Q138 Dr Huppert: But it does not allow what Ms Walker was talking about, which is for the victim to choose a remedy that is not on that list. It has to be pre-approved.
Javed Khan: That is not what is proposed at the moment. We have two particular suggestions around the remedy, if I may. Firstly, we would like to see the optional nature of the victims’ participation set out far more explicitly. It is not compulsory at the moment for the victim to be involved.
Dr Huppert: You think it should be?
Javed Khan: It should be.
Q139 Dr Huppert: It should be compulsory for the victim to be involved in whatever is suggested?
Javed Khan: Given that, at the moment, the proposal is that the victim can put in a request of which from that menu is most appropriate, and it does not have to be agreed by a police officer if it is inappropriate, for example, within the confines of that, the victim’s request should be taken into consideration, and there are some very good reasons for that. It makes no sense to us at all that anything should be imposed on a victim at any stage. If it is not suitable to them, it is not suitable.
We would suggest that the Bill should include a specific clause outlining the fact that victims must have a free choice not to participate if they do not feel it is appropriate to them. Any option that involves contact between the victim and the offender-the responsible officer must conduct a detailed risk assessment, and if it is not part of what the victim has requested, then it should not be the way forward.
Q140 Bridget Phillipson: Just in terms of both the trigger and the remedy, you have talked about some of the areas it needs to be further clarified. If the trigger was set at a certain level, do you think that might perversely mean that agencies might then wait until they have reached that level rather than acting immediately? Obviously at the moment there is not a trigger as such, although there are different ways of measuring it. Surely victims want action taken if it is the first time or the 20th time.
Javed Khan: Absolutely, and the first time is very serious for some people and for some it is not. That is why what we are arguing for is a personalised response where the individual victim is treated as an individual and there is not a pre-set trigger as such, except that a harm-based risk assessment, which is agreed by the HMIC as the right way forward-ACPO think it is the right thing to do. There are pilots running around the country at the moment based on that where a set of indicators determine what the action should be and, within that, can be the number of times it has taken place, but it should not be the only factor. Vulnerability should be the critical factor, for example.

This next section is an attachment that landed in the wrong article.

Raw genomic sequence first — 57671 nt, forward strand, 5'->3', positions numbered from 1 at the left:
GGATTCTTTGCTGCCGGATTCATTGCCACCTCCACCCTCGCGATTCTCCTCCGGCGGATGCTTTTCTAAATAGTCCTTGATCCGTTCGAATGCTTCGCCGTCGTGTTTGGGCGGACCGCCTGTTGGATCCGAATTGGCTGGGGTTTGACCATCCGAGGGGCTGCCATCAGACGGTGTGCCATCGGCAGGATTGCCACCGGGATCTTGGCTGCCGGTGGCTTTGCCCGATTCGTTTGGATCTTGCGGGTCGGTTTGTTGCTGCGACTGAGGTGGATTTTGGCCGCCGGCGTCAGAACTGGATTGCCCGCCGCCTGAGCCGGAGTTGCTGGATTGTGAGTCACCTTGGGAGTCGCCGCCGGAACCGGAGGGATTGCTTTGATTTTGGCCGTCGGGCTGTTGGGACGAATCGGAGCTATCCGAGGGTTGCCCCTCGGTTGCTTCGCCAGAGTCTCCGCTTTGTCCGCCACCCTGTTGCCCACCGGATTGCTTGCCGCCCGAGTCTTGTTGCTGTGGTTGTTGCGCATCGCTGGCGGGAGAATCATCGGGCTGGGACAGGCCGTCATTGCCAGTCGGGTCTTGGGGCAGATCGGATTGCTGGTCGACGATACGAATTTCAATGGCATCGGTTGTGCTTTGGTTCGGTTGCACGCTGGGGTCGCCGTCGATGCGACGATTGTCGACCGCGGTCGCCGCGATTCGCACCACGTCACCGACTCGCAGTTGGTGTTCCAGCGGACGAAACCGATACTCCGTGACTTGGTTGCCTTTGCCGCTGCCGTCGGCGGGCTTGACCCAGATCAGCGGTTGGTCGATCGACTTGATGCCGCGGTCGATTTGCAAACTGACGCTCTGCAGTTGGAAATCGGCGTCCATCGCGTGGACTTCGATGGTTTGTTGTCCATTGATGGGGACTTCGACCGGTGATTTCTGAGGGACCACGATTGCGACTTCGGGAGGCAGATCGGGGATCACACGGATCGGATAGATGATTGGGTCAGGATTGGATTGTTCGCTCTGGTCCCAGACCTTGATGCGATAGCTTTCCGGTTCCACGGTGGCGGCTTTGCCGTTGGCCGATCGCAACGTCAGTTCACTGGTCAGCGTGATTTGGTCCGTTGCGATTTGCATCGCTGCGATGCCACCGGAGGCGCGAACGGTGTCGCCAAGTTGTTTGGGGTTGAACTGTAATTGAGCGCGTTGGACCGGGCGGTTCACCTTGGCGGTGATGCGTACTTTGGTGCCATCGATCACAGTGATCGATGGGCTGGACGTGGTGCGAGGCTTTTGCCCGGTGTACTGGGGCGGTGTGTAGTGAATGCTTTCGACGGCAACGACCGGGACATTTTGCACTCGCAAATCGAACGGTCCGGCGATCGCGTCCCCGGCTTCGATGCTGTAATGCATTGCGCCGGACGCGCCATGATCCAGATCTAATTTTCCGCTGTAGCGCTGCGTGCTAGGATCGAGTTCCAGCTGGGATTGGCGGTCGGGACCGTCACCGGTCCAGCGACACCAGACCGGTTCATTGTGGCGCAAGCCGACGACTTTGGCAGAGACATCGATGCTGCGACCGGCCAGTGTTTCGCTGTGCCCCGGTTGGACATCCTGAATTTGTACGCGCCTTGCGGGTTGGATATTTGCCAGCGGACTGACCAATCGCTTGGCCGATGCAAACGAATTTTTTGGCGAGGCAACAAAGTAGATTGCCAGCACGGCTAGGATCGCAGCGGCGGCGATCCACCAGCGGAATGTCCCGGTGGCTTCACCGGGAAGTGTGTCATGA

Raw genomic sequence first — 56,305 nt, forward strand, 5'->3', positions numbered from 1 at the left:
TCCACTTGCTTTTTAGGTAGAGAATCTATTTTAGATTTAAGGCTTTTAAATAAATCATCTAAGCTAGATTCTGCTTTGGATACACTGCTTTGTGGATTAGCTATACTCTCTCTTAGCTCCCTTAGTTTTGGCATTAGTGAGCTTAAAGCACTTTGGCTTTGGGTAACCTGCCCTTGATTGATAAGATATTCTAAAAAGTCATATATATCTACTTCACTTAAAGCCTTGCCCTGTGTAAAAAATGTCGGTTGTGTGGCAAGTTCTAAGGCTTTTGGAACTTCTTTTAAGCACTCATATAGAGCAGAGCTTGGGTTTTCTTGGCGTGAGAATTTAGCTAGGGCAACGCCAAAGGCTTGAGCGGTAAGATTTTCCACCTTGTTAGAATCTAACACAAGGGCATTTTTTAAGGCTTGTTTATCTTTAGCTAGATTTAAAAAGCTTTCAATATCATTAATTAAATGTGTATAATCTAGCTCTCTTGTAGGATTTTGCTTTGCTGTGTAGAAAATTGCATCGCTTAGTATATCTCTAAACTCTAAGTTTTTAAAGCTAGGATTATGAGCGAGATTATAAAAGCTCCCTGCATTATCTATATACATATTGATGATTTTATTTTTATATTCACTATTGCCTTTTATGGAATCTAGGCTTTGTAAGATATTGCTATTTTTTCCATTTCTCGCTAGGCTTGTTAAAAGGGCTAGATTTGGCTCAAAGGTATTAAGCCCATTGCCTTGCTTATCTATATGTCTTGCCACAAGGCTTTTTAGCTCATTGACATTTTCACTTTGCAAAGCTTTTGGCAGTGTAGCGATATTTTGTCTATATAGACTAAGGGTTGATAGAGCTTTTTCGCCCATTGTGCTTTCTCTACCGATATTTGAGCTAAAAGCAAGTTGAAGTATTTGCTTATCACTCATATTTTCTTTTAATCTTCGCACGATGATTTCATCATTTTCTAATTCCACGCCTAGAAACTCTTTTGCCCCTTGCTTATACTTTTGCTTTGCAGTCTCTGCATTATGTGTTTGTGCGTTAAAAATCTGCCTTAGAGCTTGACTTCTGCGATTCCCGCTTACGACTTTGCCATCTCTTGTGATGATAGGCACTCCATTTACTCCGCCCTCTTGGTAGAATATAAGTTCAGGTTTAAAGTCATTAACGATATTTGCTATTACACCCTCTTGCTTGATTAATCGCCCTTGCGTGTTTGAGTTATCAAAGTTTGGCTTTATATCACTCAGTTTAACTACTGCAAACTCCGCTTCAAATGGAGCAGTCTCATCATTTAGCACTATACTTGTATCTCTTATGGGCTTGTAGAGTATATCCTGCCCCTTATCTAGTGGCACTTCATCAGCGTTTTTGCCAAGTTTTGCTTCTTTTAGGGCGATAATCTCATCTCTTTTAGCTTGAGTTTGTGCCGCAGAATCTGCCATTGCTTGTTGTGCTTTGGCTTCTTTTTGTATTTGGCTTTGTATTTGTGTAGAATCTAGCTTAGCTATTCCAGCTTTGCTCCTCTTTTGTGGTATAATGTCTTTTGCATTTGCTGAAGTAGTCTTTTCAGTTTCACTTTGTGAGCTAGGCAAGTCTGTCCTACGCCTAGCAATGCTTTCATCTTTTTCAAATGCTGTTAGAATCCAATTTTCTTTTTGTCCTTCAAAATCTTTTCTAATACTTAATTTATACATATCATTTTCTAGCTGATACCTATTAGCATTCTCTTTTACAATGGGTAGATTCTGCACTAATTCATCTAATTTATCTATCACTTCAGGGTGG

Q141 Bridget Phillipson: Just on one other area, the cases I have that take the longest time to resolve and the most protracted are those concerning private-sector landlords. Agencies such as social-housing providers are far better now, I think, at responding to anti-social behaviour and working with the police and councils, but where it is most difficult is with private-sector landlords, who just will not engage in the process. The Bill does not cover this area too well in my opinion. What more do you think we can do to make sure that private-sector landlords are held responsible or there is some kind of arrangement in place to make sure that actions of their tenants lead somewhere and you do not simply have that being ignored because they are not a social tenant?
Javed Khan: The harm-based risk assessment that I am talking about should apply in all circumstances. There should be no get out clauses for that, and that would cover rented housing as well as any other.